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Create a maintenance window without end-user disruption

Set virtualization maintenance windows with your organization's processes in mind, and establish policies to prevent unnecessary outages.

Host server maintenance windows are an important consideration for a heavily virtualized organization. Like any other type of server, virtualization hosts require periodic maintenance, and a maintenance window gives IT staff the opportunity to take care of any pressing maintenance tasks. However, setting up a maintenance window is somewhat of an art form.

Plan for maintenance windows

There are a number of considerations that should be taken into account when planning for a maintenance window, but most of these considerations are in at least some way related to the organization's service-level agreements. Simply put, administrators must schedule maintenance windows to avoid business disruption.

One such consideration is whether maintenance windows will occur at regularly scheduled intervals or if they will be created on an ad hoc basis. Both approaches have their advantages. Ad hoc servicing usually results in fewer maintenance windows. This approach might be less disruptive to the end user.

Conversely, regularly occurring maintenance windows can be a good option because they're predictable. If everyone in the company knows, for example, that IT does maintenance at 9 p.m. the first Sunday of each month, then users will likely avoid scheduling critical tasks at a time that coincides with the maintenance window.

Proper maintenance window use

Although scheduling is probably the most obvious consideration related to hypervisor maintenance windows, it isn't the only consideration. Another important consideration is how to use the maintenance window. On the surface, this seems simple. After all, the maintenance window is a block of time during which IT is free to perform required maintenance on the host servers. Even so, IT must still use the maintenance window in a responsible manner.

Suppose, for instance, that a particular maintenance task required individual host servers to be taken offline for a period of time. Although the maintenance window grants the IT department the freedom to perform the required maintenance, it would be irresponsible to shut down all of the host servers at the same time.

Although scheduling is probably the most obvious consideration related to hypervisor maintenance windows, it isn't the only consideration.

A mass shutdown would affect mission-critical workloads that need to remain online. Just for the sake of argument, however, let's pretend that there aren't any workloads that have to remain online. Even in this situation, performing a maintenance task simultaneously across all host servers is a bad idea. If something were to go wrong during the maintenance operation, then every host server could potentially be affected by the problem, and there might not be enough time to fix it before the end of the maintenance window.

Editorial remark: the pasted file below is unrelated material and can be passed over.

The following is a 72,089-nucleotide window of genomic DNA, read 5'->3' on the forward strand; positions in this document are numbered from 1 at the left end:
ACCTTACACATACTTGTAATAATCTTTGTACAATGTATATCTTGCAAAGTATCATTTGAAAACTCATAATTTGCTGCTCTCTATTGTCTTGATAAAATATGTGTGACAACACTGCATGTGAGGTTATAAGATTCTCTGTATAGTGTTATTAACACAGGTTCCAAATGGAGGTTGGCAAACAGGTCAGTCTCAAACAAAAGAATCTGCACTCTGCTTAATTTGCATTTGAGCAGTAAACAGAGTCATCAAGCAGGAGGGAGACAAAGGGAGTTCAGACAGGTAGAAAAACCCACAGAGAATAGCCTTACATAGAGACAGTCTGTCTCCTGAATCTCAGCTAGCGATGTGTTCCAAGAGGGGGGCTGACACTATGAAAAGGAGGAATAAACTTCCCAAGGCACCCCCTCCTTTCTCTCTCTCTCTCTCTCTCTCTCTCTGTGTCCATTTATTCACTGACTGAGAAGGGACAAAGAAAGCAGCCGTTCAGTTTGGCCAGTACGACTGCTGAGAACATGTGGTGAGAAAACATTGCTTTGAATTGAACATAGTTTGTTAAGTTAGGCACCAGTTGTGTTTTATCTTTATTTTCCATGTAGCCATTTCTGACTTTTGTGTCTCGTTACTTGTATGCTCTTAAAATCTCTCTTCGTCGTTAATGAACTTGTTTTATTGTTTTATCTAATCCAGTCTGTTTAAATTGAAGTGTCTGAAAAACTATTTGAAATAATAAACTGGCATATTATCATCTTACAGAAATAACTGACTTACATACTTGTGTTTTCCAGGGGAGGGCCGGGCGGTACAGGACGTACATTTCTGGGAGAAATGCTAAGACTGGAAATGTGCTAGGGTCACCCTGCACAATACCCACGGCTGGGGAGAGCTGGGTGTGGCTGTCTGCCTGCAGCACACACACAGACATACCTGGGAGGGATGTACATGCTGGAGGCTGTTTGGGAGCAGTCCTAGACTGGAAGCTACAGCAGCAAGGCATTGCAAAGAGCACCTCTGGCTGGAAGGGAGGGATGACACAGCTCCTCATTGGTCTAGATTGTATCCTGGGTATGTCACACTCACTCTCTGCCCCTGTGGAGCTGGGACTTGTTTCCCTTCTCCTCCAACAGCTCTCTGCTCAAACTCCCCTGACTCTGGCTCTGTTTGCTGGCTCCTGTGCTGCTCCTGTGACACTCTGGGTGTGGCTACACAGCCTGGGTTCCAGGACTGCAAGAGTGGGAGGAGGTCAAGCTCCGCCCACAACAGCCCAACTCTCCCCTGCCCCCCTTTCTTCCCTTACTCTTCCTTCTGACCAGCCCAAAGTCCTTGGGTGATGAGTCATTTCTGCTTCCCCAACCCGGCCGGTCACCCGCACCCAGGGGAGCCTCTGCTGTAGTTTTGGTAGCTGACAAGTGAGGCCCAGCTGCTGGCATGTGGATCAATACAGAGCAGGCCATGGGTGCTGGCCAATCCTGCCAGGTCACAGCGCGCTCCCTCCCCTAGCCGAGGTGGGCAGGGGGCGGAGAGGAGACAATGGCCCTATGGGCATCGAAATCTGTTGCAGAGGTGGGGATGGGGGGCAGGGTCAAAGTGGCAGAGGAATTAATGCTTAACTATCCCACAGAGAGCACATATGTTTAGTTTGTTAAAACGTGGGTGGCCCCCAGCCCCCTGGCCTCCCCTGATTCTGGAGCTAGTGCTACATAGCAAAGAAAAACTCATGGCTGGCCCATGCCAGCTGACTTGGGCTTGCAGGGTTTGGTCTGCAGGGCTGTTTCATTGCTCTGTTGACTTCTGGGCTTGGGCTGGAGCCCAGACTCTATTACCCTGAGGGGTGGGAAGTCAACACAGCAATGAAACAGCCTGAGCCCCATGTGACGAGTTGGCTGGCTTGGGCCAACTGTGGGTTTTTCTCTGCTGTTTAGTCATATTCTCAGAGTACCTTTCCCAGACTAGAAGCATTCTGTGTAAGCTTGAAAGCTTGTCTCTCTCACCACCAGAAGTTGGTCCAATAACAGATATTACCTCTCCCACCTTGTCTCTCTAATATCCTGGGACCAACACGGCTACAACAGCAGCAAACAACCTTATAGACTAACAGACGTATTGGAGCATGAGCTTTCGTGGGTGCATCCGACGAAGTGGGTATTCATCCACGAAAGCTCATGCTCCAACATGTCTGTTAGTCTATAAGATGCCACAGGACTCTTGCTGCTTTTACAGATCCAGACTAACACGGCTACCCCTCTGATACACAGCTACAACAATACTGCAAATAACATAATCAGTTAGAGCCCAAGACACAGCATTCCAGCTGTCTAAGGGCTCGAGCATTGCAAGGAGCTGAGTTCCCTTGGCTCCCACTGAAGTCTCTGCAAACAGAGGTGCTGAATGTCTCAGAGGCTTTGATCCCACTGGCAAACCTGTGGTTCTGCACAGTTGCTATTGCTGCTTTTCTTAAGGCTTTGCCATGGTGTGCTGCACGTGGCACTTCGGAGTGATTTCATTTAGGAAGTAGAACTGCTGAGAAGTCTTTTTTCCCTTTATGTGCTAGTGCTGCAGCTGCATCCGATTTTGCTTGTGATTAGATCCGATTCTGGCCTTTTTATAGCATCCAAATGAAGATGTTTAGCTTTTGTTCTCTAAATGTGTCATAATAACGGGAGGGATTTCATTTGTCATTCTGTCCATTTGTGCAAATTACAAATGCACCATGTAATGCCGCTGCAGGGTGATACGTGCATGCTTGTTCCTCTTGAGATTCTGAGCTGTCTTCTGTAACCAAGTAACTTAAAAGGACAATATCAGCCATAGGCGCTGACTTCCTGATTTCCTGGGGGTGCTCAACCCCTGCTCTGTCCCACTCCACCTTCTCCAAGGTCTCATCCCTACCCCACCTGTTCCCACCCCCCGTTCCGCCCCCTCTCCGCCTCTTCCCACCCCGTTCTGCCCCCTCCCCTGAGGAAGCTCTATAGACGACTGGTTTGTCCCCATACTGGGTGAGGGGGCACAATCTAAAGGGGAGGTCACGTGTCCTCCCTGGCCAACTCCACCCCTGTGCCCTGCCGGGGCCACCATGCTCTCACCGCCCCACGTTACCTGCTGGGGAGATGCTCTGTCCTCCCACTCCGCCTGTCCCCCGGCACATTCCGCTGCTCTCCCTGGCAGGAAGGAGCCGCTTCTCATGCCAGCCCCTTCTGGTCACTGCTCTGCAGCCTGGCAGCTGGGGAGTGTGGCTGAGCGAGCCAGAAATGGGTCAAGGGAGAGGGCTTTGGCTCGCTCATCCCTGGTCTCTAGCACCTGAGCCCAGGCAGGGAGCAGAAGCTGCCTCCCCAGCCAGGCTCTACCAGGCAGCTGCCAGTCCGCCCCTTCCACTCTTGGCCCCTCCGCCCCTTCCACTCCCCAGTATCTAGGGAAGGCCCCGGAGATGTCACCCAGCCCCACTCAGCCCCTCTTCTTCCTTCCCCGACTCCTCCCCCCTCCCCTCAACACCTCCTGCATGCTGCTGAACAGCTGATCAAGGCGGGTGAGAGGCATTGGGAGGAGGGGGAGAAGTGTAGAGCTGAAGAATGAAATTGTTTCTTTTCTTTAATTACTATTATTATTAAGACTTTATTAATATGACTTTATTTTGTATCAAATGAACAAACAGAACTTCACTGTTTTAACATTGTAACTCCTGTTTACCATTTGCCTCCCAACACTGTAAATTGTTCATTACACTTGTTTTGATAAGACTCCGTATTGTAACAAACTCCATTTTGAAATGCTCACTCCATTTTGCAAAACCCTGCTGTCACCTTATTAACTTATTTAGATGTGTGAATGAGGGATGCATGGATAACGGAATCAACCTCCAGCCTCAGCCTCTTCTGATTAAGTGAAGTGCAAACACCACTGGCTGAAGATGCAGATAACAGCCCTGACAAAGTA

A better approach would be to perform maintenance on a subset of the host servers. In doing so, you should ideally be able to leave enough hosts online to continue running important workloads and be able to perform a failover should one of the remaining hosts experience an unrelated problem during the maintenance window.

Avoid disruption by reserving maintenance windows

Some organizations have actually created formalized policies that stipulate the activities that should and shouldn't be performed during a normal maintenance window. Such an organization might, for example, reserve the normal maintenance window for minimally disruptive tasks, such as patch management, storage volume expansion or making changes to load balancer settings.

Organizations might need to perform more time-consuming or potentially risky tasks at a time that has been set aside specifically for those tasks. Examples of such tasks might include dynamic disk storage reclamation, major architectural changes or version upgrades to the hypervisor or to support software. These tasks might not be performed during the normal maintenance window because these types of tasks tend to be more time-consuming than the more basic maintenance tasks. Rushing through a major maintenance task in an effort to complete the task during a maintenance window, which is normally relatively short, can lead to mistakes being made.

Ultimately, there's no right or wrong way to set up a virtualization maintenance window. Each organization has its own requirements, and the maintenance window needs to be defined in a way that meets those requirements, while also giving the IT department the ability to complete key maintenance tasks.

Next Steps

Follow this server maintenance checklist

Use System Center Virtual Machine Manager maintenance mode to apply updates

Oversee application maintenance

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